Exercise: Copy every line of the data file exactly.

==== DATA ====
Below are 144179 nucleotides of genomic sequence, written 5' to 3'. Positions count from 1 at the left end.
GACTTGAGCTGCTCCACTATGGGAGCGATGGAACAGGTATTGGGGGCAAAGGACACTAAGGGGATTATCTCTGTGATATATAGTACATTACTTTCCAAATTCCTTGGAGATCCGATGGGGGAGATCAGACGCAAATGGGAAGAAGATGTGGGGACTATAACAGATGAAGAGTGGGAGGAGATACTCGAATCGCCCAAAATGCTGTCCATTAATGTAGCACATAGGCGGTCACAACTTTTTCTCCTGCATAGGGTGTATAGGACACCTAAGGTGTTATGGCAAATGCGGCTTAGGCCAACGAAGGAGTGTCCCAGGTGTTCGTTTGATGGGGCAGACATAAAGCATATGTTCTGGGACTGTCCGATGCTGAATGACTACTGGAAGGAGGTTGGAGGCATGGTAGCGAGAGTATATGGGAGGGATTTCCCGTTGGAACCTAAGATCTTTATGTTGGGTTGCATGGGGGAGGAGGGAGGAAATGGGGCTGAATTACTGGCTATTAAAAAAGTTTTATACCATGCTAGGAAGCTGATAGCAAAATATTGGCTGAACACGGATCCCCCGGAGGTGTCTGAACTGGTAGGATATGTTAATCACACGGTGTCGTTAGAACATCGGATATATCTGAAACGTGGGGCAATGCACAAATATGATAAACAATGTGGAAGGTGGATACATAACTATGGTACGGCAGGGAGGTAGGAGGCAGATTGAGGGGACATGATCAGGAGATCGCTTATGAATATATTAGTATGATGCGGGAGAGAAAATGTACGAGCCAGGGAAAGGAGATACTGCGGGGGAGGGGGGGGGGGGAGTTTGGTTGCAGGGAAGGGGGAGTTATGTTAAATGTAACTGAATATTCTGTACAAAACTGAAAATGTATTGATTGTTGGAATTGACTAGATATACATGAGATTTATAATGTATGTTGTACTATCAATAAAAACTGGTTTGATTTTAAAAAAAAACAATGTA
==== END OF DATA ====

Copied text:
Below are 144179 nucleotides of genomic sequence, written 5' to 3'. Positions count from 1 at the left end.
GACTTGAGCTGCTCCACTATGGGAGCGATGGAACAGGTATTGGGGGCAAAGGACACTAAGGGGATTATCTCTGTGATATATAGTACATTACTTTCCAAATTCCTTGGAGATCCGATGGGGGAGATCAGACGCAAATGGGAAGAAGATGTGGGGACTATAACAGATGAAGAGTGGGAGGAGATACTCGAATCGCCCAAAATGCTGTCCATTAATGTAGCACATAGGCGGTCACAACTTTTTCTCCTGCATAGGGTGTATAGGACACCTAAGGTGTTATGGCAAATGCGGCTTAGGCCAACGAAGGAGTGTCCCAGGTGTTCGTTTGATGGGGCAGACATAAAGCATATGTTCTGGGACTGTCCGATGCTGAATGACTACTGGAAGGAGGTTGGAGGCATGGTAGCGAGAGTATATGGGAGGGATTTCCCGTTGGAACCTAAGATCTTTATGTTGGGTTGCATGGGGGAGGAGGGAGGAAATGGGGCTGAATTACTGGCTATTAAAAAAGTTTTATACCATGCTAGGAAGCTGATAGCAAAATATTGGCTGAACACGGATCCCCCGGAGGTGTCTGAACTGGTAGGATATGTTAATCACACGGTGTCGTTAGAACATCGGATATATCTGAAACGTGGGGCAATGCACAAATATGATAAACAATGTGGAAGGTGGATACATAACTATGGTACGGCAGGGAGGTAGGAGGCAGATTGAGGGGACATGATCAGGAGATCGCTTATGAATATATTAGTATGATGCGGGAGAGAAAATGTACGAGCCAGGGAAAGGAGATACTGCGGGGGAGGGGGGGGGGGGAGTTTGGTTGCAGGGAAGGGGGAGTTATGTTAAATGTAACTGAATATTCTGTACAAAACTGAAAATGTATTGATTGTTGGAATTGACTAGATATACATGAGATTTATAATGTATGTTGTACTATCAATAAAAACTGGTTTGATTTTAAAAAAAAACAATGTA